195. Colloquium
a. Individual Development and Academic Success (1) I

197. Workshop 
a. The Science of Human Development (1) S Field trip. Open to
participants in the Horizons Unlimited Summer Program.

297. Workshop 
a. Self and the World of Work (1) I II
b. Student Executive Training in Higher Education (2) II
c. Student Assistant in College Residence Halls (1) I

465. Women in International Development (3) II (Identical with
ANTH 465) May be convened with 565.

565. Women in International Development (3) II (Identical with
ANTH 565) May be convened with 465.

696. Seminar 
z. Family and Consumer Resources (1-3) [Rpt./1] I II

Division of Merchandising and Consumer Studies (MCS)
S. Shim,  Chair

The Merchandising and Consumer Studies Division offers a program
of professional education preparing students for careers in the
fast changing merchandising institutions that serve families and
individual consumers in a global society. The purpose of the
undergraduate curriculum in the MCS major is to provide a broad
education to prepare the students not only for their professional
careers but also for their responsible citizenship and leadership
roles in society.

The MCS major coursework, concentrated in the upper-division
portion of the degree program, focuses on the effective and
efficient delivery of products and services to consumers through
four core components of the program; products and services
environment, business environment, visual and aesthetic
environment, and consumer and global environment.

Prior to the upper-division standing, students are encouraged to
complete a basic foundation of general education, including
course work in communications, mathematics, physical and
environmental science, arts, literature and language, the social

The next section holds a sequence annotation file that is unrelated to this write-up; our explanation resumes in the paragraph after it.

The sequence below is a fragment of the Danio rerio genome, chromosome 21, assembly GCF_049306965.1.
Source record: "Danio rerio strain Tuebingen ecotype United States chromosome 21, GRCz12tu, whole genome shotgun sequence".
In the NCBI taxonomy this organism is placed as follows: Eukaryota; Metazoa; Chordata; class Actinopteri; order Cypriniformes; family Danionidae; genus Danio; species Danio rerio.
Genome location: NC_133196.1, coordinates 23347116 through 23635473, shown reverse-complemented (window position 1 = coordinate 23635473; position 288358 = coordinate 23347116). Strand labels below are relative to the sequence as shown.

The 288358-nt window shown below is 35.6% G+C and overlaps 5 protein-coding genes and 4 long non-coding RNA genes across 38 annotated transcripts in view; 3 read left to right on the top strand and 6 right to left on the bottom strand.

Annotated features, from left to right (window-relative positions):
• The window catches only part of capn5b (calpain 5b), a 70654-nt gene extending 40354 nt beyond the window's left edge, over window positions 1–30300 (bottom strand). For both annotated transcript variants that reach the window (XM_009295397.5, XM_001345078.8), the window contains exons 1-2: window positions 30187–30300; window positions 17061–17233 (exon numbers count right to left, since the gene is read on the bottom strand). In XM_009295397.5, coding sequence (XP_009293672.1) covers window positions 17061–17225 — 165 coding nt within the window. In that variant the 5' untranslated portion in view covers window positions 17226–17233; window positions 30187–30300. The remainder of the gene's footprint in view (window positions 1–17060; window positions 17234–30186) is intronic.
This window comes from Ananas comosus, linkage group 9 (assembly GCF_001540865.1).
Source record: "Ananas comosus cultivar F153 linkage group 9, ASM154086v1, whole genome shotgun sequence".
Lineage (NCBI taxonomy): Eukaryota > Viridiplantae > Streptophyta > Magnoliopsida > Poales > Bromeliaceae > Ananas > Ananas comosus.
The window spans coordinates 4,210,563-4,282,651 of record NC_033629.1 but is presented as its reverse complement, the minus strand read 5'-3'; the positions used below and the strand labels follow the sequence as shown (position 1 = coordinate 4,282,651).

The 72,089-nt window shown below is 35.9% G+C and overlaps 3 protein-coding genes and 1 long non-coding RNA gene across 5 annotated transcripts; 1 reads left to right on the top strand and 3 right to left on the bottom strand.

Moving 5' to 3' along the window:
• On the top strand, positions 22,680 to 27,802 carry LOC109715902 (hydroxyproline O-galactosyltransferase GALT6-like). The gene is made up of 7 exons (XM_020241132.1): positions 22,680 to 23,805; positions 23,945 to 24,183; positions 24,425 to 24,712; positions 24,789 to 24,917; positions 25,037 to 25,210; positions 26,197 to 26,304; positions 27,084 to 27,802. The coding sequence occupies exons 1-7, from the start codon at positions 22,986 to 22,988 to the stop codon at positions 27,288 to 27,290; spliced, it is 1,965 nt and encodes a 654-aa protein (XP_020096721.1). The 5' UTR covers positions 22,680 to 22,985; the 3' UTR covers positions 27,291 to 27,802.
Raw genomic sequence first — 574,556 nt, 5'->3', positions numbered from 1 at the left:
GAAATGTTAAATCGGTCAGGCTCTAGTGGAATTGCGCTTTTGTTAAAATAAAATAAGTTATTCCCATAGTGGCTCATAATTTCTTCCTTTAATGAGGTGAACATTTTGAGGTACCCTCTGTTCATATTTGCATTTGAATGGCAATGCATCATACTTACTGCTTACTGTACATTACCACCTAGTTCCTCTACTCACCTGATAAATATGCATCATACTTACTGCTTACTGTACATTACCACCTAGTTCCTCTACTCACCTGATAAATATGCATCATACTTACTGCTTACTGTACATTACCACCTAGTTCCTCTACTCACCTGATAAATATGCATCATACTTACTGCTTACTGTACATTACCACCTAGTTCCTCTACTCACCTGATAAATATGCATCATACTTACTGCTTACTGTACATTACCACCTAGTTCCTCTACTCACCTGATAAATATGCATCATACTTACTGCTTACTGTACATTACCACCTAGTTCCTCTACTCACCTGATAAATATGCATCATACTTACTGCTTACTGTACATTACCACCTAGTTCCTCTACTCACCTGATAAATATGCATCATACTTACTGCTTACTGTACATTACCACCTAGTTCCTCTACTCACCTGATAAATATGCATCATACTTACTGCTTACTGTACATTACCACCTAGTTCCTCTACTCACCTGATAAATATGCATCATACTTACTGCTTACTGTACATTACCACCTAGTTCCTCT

and behavioral sciences, and world civilization.

It is important for students to note that they are required to
meet the advancec upper-division standing requirement (a
cumulative grade-point average of 2.6 or above) in merchandising
and consumer studies to establish eligibility for the upper-
division level courses in the major. Also important is to note
the advanced standing requirements (a cumulative grade-point
average of 2.75 or above) required by the College of Business and
Public Administration to eestablish eligibility for the upper-
division level business courses.

Any course work that might be applicable to the upper-division
professional core or major requirements taken while enrolled in
other colleges or at other universities is subject to acceptance
by the School of Family and Consumer Resources for degree
certification purposes.

The major in merchandising and consumer studies: Majors must
complete five general education study areas, as described in the
College of Agriculture section of this catalog (see school
advising sheets for specific requirements for study areas); as
well as completing ENGL 101 or 103H; 102 or 104H; COMM 112; HE E
428; ENGL 307; MATH 117R/S; MIS 111 or approved course. Major
requirements include: MCS 114, 115, 284, 304, 315, 310, 458 or
346, 384, 440, 434 or 454; 6 units from MCS 434, 376, or 454,
AREC 446, FS 337, 466; PSYC 101; ACCT 200; MKTG 361, or 450 or
452 or 456 (first two MKTG courses are required; students can
choose from second group); and 9 units from ACCT, FIN, MAP 305,
320, 330.

114. Introduction to Merchandising (3) I II The processes
involved in moving apparel and related consumer products from
development through the wholesale and retail system.

115. Fundamentals of Design (3) I Theory and exploration of
design elements and principles; historical aspects and
contemporary trends. Open to MCS and L AR majors only or consult
department before enrolling.

214. Introduction to Consumer Affairs (3) II Overview of the
problems and issues facing consumers and roles of consumer
affairs professionals. P, 114 or CR.

284. Textile Science (4) I Scientific theory concerning fibers,
yarn, fabric construction and finishes; use of scientific data
related to selection, use and care. P, CHEM 101a, 102a, or PHYS
102a, 180a.

304. Merchandising Analysis (3) I II Development of merchandising